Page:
WARMER MIXTAPES #177 | by John Mullane of In-Flight Safety
1. Sun Kill Moon | Carry Me Ohio
I heard this song in a record store in Kingston, ON. I instantly fell in love. It tells the tale of a man who apologizes for failing at love in his relationship. The melodies and mood of this song are nothing short of stunning. There is something magical about Mark Kozelek’s ability to sound nonchalant while singing some of the most compelling songs ever written.
2. The National | All The Wine
The National have fast become one of my favourite bands. There is a truth within their songs which always feels like it’s right behind door number two - although you do never really get there. They keep you coming back for listen after listen. The lines: I’m so sorry but he motorcade will have to go around me this time, because God is on my side encapsulate the protagonist’s ego in the song. He’s a bastard but you want to know more about him.
3. The Virgins | Teen Lovers
This is simply the best throw back revivalist 80s pop I’ve heard. I love everything about this song: the gang vocals on the pre chorus, the bouncy hooks that are thrown at you a mile a minute, and Donald Cumming’s vocal delivery which is tongue-cheek in all the right ways. His voice falls somewhere between Tears For Fears and Duran Duran. This is just fine with me.
4. Shout Out Louds | Suit Yourself
I took me a long time to really dig deep into this record. Our Ill Wills is probably one of the best records in recent years. This song in particular is so poignant for such a midtempo track. Bebban’s shoegaze voice that answers Adam Olenius’s coo on the line nine months of dream is too much a nightmare is heaven for me.
5. Yukon Blonde | Wind Blows
The dreamiest of harmonies await. The songwriting that is produced by this band blows my mind. Formerly Alpha Baby from Kelowna BC the band now calls Vancouver home. We recently had the good fortune to tour with this band. We all agreed that it was extremely rare to want to be in the audience for every note of a touring mate’s set. The fear of missing Wind Blows night after night was unbearable as if missing it would make you spontaneously combust.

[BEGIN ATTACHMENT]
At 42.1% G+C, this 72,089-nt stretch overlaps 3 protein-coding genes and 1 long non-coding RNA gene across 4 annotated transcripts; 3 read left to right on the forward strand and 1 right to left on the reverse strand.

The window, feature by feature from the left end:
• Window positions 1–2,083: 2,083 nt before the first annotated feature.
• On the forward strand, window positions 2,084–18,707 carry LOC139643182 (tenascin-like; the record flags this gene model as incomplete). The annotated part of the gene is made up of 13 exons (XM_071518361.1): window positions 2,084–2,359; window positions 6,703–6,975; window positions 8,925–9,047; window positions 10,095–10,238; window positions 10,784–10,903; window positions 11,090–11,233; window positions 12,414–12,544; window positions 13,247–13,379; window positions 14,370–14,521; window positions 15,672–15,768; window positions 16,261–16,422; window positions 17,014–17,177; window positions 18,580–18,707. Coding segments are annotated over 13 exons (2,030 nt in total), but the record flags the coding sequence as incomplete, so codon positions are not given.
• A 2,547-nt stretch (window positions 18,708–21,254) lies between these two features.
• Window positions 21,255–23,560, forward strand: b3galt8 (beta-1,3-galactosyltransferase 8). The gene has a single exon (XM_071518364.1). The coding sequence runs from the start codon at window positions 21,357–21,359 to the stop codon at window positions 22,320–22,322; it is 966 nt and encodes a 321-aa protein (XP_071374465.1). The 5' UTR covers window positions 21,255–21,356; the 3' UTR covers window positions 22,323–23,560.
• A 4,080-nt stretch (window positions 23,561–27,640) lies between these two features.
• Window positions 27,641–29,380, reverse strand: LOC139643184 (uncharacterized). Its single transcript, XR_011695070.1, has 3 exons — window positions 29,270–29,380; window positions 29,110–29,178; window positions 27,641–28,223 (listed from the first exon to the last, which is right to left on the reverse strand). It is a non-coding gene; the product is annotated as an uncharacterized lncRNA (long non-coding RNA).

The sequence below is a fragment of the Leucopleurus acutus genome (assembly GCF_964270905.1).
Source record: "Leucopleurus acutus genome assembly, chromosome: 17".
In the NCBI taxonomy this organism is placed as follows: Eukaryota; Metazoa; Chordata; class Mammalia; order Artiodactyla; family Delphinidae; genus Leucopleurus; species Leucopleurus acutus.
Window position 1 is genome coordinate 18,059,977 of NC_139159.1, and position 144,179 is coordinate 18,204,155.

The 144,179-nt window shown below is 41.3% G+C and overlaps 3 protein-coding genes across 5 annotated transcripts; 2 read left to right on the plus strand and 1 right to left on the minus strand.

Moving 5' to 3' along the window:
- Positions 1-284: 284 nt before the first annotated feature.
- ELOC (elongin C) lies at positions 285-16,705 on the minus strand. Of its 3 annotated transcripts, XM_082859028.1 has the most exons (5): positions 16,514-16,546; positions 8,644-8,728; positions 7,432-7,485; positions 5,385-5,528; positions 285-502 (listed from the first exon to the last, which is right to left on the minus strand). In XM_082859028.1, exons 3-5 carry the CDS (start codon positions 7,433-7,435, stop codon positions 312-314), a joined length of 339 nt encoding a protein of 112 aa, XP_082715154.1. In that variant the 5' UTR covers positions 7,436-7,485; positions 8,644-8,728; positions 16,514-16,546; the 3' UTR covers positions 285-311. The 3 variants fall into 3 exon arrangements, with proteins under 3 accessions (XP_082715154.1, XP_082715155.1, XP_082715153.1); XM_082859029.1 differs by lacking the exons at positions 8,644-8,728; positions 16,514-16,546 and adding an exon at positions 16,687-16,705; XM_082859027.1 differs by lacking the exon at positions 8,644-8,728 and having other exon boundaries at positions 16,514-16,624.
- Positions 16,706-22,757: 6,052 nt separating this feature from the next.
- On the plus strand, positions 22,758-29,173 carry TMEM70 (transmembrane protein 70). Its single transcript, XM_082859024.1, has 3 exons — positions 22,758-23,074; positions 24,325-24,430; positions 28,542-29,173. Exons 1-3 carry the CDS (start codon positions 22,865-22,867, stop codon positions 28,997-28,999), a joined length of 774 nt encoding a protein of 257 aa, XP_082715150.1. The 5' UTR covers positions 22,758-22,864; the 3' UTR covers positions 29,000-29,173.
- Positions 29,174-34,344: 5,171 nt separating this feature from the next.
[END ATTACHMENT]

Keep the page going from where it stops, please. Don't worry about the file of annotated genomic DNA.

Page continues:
6. Lesley Gore | It's My Party
For many years we used to have a cottage on seaside in New Brunswick where we spent a lot of the summers. For whatever reason we mostly only played this one 50s record called 25 Rock Revival Greats. This song was on it and it we played the hell out of it. It always transports me back to those times when music was still new and making a then unjaded impression on me. Me and my sister danced around to this song like the innocent children we were.
7. Young Galaxy | Destroyer
I heard them debut this song in Halifax and it blew my face off. I quickly picked up my face and then proceeded to wait until their new record came out. I bought it and Destroyer is a tall tree among many other tall trees. I hope this band never stops making music.
8. Nerd Army | Double Dragon Theme
Local Halifax shred masters recreating classic NES themes note for note. Need I say more?
9. Sigur Rós | Njósnavélin
The first time I laid an ear to this song my life changed. I had no idea humans were capable of creating such utterly and totally beautiful music. This song totally altered my perspective on how far a song could take you with an emotive response. Jónsi sings some of the most jaw dropping falsetto melodies ever sung. Only Iceland could produce such otherworldly music (and such a pesky ash cloud).
10. The Smiths | William, It Was Really Nothing
This song is deceptively short. It’s also the case that chords change up for most of the song. For me it defines the madness and beauty that is Johnny Marr. The chimey pre-chorus guitar is amazing. I don’t know how one would even come up with such a part. I am just glad he did and on a 12 string for that matter. I once sat down to learn this song. It took weeks of watching one 14 year old child and one 36-year-old british guy on acoustic on YouTube. Then watching countless live videos - only to find out Johnny was mostly miming the guitars. Eventually I cobbled together some semblance of the guitar parts. Barring having Johnny Marr give an online tutorial I don’t think I’ll ever properly understand these amazing guitar parts.